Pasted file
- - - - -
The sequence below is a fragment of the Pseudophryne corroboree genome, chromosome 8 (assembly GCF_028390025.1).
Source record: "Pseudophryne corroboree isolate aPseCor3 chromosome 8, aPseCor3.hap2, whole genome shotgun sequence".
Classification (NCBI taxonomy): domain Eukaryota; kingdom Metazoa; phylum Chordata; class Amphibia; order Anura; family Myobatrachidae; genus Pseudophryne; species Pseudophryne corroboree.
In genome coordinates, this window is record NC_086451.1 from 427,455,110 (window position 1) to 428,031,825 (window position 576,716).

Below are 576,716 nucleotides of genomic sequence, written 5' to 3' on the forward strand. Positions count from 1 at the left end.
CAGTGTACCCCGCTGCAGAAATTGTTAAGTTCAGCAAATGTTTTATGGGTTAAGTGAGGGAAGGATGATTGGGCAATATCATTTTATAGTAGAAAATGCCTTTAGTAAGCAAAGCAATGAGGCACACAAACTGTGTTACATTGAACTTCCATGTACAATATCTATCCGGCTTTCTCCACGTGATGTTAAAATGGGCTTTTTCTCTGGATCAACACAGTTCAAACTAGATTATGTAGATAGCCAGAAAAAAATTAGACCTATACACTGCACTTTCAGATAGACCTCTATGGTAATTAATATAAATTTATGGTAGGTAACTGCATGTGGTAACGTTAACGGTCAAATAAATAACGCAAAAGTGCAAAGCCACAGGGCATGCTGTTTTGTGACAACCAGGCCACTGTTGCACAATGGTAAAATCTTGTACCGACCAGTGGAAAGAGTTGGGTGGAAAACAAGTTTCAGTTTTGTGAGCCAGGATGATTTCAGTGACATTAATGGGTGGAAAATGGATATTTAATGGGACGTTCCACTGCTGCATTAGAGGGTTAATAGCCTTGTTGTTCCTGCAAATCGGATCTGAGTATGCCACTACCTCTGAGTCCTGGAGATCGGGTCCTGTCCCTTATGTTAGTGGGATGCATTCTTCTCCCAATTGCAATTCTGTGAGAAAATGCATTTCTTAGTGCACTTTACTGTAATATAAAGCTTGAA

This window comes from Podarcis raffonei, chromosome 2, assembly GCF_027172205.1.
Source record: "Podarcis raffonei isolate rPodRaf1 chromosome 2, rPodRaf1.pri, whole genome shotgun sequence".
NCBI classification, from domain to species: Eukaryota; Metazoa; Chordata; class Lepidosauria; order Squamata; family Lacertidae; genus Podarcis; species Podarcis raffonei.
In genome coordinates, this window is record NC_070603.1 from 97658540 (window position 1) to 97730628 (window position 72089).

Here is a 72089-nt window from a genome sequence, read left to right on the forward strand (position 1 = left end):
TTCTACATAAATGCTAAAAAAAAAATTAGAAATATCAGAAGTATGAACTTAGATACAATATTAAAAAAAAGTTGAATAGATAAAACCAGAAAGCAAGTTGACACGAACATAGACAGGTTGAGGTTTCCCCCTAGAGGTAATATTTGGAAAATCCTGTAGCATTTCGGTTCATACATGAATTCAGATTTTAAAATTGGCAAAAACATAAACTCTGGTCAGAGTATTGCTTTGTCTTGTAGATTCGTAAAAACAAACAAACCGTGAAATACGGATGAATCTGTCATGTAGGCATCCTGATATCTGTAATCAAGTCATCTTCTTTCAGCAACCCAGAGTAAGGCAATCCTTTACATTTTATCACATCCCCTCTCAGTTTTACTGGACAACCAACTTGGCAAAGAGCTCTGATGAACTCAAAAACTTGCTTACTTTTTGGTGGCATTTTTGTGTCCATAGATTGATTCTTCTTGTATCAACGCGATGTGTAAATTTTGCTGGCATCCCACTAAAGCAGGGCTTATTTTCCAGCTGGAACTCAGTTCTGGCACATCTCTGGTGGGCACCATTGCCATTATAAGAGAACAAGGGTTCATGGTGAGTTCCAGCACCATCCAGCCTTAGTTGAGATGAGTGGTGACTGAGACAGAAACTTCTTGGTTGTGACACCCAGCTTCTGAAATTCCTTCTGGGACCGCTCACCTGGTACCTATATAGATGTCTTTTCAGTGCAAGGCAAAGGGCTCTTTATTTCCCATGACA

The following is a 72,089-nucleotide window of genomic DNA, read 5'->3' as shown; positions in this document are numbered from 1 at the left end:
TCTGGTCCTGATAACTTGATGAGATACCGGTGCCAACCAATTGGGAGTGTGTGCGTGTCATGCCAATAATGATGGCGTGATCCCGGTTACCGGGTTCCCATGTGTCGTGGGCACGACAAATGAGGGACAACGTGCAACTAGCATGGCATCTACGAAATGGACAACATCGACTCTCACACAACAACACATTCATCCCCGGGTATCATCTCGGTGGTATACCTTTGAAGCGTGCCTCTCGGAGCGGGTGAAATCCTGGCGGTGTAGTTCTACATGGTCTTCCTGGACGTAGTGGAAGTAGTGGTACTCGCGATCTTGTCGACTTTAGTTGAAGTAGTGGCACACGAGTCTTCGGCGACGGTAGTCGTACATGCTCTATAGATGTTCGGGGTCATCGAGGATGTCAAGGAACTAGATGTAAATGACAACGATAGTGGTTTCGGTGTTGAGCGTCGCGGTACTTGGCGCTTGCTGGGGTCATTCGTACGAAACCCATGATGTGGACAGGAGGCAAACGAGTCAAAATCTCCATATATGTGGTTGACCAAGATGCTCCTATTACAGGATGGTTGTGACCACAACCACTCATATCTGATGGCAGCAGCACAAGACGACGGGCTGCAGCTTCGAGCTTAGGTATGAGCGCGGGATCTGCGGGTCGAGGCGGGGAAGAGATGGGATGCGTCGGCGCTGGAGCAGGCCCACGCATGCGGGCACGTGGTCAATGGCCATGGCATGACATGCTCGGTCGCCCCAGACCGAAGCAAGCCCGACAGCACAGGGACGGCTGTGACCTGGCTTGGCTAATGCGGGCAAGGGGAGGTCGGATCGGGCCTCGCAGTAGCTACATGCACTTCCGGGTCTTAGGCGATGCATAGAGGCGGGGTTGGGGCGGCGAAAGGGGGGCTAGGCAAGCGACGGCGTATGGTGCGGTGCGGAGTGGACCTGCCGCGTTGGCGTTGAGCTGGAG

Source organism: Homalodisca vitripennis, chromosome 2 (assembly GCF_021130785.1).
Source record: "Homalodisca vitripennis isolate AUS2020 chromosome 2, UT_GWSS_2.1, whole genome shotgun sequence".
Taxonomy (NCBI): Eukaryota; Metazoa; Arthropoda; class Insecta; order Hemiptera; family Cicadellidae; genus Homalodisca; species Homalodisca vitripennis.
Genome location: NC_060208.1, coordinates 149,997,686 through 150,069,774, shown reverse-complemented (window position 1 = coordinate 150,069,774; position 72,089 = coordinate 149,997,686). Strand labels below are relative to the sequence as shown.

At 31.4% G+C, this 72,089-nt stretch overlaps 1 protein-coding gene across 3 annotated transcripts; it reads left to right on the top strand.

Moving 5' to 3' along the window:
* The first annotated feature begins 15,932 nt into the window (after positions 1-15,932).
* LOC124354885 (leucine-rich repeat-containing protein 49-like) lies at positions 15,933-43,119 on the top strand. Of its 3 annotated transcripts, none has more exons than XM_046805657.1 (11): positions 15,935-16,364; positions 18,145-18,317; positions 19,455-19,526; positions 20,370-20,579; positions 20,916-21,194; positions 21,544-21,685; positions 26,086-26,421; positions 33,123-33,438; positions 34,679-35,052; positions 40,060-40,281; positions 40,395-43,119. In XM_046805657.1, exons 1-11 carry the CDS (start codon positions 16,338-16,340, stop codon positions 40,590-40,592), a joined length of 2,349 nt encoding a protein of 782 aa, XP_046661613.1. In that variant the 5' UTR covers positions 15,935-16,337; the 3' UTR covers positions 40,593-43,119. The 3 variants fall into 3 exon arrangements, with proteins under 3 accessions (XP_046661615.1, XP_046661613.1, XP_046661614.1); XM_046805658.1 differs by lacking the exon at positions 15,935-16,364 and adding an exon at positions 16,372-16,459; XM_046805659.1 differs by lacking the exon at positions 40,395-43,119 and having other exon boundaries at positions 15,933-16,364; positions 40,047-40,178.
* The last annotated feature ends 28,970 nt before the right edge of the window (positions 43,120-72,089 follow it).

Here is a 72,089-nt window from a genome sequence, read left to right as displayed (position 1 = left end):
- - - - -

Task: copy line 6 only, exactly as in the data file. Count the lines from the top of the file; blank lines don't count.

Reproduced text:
CAGTGTACCCCGCTGCAGAAATTGTTAAGTTCAGCAAATGTTTTATGGGTTAAGTGAGGGAAGGATGATTGGGCAATATCATTTTATAGTAGAAAATGCCTTTAGTAAGCAAAGCAATGAGGCACACAAACTGTGTTACATTGAACTTCCATGTACAATATCTATCCGGCTTTCTCCACGTGATGTTAAAATGGGCTTTTTCTCTGGATCAACACAGTTCAAACTAGATTATGTAGATAGCCAGAAAAAAATTAGACCTATACACTGCACTTTCAGATAGACCTCTATGGTAATTAATATAAATTTATGGTAGGTAACTGCATGTGGTAACGTTAACGGTCAAATAAATAACGCAAAAGTGCAAAGCCACAGGGCATGCTGTTTTGTGACAACCAGGCCACTGTTGCACAATGGTAAAATCTTGTACCGACCAGTGGAAAGAGTTGGGTGGAAAACAAGTTTCAGTTTTGTGAGCCAGGATGATTTCAGTGACATTAATGGGTGGAAAATGGATATTTAATGGGACGTTCCACTGCTGCATTAGAGGGTTAATAGCCTTGTTGTTCCTGCAAATCGGATCTGAGTATGCCACTACCTCTGAGTCCTGGAGATCGGGTCCTGTCCCTTATGTTAGTGGGATGCATTCTTCTCCCAATTGCAATTCTGTGAGAAAATGCATTTCTTAGTGCACTTTACTGTAATATAAAGCTTGAA